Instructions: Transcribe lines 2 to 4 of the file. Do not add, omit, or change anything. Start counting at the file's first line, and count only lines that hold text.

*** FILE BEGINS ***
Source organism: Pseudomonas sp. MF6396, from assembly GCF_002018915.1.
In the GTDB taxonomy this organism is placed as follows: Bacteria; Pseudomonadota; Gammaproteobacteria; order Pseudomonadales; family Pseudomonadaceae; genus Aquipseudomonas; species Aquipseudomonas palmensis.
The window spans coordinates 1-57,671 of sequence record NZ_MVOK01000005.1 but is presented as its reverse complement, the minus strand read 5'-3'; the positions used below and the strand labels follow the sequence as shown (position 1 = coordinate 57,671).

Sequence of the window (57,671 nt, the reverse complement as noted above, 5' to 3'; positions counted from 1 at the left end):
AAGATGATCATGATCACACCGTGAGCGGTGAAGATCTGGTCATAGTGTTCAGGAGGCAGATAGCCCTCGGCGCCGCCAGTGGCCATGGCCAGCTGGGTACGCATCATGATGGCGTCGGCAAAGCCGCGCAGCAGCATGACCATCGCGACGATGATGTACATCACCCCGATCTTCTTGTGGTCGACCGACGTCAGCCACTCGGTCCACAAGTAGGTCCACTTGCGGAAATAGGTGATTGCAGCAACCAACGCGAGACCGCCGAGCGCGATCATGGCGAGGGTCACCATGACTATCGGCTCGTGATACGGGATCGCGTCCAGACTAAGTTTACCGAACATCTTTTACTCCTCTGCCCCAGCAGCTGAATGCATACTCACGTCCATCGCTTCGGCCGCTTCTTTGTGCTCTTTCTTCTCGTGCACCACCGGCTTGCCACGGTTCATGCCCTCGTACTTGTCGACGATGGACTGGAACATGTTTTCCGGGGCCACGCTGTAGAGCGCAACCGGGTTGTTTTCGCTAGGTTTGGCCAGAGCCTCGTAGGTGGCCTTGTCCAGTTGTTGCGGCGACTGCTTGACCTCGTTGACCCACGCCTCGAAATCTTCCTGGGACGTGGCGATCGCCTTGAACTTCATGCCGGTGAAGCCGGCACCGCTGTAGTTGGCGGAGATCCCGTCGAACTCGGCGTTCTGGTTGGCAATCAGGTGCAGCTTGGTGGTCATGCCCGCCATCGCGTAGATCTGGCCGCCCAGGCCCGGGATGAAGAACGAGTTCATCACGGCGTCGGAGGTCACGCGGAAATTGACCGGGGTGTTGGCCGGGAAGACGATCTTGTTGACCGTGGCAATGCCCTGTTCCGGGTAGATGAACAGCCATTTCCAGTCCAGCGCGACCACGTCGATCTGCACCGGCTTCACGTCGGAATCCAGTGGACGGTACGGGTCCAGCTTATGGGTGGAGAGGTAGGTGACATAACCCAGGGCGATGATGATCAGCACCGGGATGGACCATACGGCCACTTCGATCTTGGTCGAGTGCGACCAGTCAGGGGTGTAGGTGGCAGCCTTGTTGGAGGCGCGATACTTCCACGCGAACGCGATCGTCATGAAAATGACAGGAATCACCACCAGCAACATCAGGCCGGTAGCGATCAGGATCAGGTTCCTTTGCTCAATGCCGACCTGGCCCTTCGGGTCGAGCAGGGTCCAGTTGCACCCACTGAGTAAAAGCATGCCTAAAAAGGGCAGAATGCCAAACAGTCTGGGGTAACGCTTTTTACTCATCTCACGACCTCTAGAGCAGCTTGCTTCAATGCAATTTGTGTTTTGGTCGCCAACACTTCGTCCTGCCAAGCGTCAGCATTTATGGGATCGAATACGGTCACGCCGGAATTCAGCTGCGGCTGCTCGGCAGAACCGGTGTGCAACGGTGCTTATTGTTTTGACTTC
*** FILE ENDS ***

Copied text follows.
In the GTDB taxonomy this organism is placed as follows: Bacteria; Pseudomonadota; Gammaproteobacteria; order Pseudomonadales; family Pseudomonadaceae; genus Aquipseudomonas; species Aquipseudomonas palmensis.
The window spans coordinates 1-57,671 of sequence record NZ_MVOK01000005.1 but is presented as its reverse complement, the minus strand read 5'-3'; the positions used below and the strand labels follow the sequence as shown (position 1 = coordinate 57,671).

Sequence of the window (57,671 nt, the reverse complement as noted above, 5' to 3'; positions counted from 1 at the left end):